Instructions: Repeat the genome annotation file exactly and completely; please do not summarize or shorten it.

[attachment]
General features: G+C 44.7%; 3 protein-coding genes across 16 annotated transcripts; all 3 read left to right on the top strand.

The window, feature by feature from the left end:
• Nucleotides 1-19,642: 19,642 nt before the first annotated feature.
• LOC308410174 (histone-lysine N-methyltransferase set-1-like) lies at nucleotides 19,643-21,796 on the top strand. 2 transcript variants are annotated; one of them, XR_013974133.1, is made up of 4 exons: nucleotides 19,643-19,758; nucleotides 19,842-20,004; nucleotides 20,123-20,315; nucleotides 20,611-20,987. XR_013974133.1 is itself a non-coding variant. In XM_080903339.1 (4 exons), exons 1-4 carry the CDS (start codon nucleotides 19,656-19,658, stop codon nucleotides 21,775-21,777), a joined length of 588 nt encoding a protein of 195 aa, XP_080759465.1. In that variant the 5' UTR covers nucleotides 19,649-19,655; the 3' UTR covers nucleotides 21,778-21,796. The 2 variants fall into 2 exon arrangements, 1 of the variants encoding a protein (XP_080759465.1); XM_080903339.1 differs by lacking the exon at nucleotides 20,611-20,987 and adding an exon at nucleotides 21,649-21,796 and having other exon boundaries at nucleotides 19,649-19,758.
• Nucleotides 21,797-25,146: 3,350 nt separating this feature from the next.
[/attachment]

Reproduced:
General features: G+C 44.7%; 3 protein-coding genes across 16 annotated transcripts; all 3 read left to right on the top strand.

The window, feature by feature from the left end:
• Nucleotides 1-19,642: 19,642 nt before the first annotated feature.
• LOC308410174 (histone-lysine N-methyltransferase set-1-like) lies at nucleotides 19,643-21,796 on the top strand. 2 transcript variants are annotated; one of them, XR_013974133.1, is made up of 4 exons: nucleotides 19,643-19,758; nucleotides 19,842-20,004; nucleotides 20,123-20,315; nucleotides 20,611-20,987. XR_013974133.1 is itself a non-coding variant. In XM_080903339.1 (4 exons), exons 1-4 carry the CDS (start codon nucleotides 19,656-19,658, stop codon nucleotides 21,775-21,777), a joined length of 588 nt encoding a protein of 195 aa, XP_080759465.1. In that variant the 5' UTR covers nucleotides 19,649-19,655; the 3' UTR covers nucleotides 21,778-21,796. The 2 variants fall into 2 exon arrangements, 1 of the variants encoding a protein (XP_080759465.1); XM_080903339.1 differs by lacking the exon at nucleotides 20,611-20,987 and adding an exon at nucleotides 21,649-21,796 and having other exon boundaries at nucleotides 19,649-19,758.
• Nucleotides 21,797-25,146: 3,350 nt separating this feature from the next.